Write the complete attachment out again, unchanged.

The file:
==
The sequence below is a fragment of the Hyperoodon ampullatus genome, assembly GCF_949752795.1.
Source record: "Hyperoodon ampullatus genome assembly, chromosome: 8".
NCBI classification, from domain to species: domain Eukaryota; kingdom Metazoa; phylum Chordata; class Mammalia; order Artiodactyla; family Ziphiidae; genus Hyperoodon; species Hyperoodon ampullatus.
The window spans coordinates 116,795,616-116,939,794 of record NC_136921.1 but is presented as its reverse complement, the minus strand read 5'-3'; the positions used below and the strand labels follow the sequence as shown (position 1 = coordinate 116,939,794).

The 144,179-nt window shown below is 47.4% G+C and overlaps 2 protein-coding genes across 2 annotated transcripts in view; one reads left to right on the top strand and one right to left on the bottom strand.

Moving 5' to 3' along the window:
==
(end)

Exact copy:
The sequence below is a fragment of the Hyperoodon ampullatus genome, assembly GCF_949752795.1.
Source record: "Hyperoodon ampullatus genome assembly, chromosome: 8".
NCBI classification, from domain to species: domain Eukaryota; kingdom Metazoa; phylum Chordata; class Mammalia; order Artiodactyla; family Ziphiidae; genus Hyperoodon; species Hyperoodon ampullatus.
The window spans coordinates 116,795,616-116,939,794 of record NC_136921.1 but is presented as its reverse complement, the minus strand read 5'-3'; the positions used below and the strand labels follow the sequence as shown (position 1 = coordinate 116,939,794).

The 144,179-nt window shown below is 47.4% G+C and overlaps 2 protein-coding genes across 2 annotated transcripts in view; one reads left to right on the top strand and one right to left on the bottom strand.

Moving 5' to 3' along the window: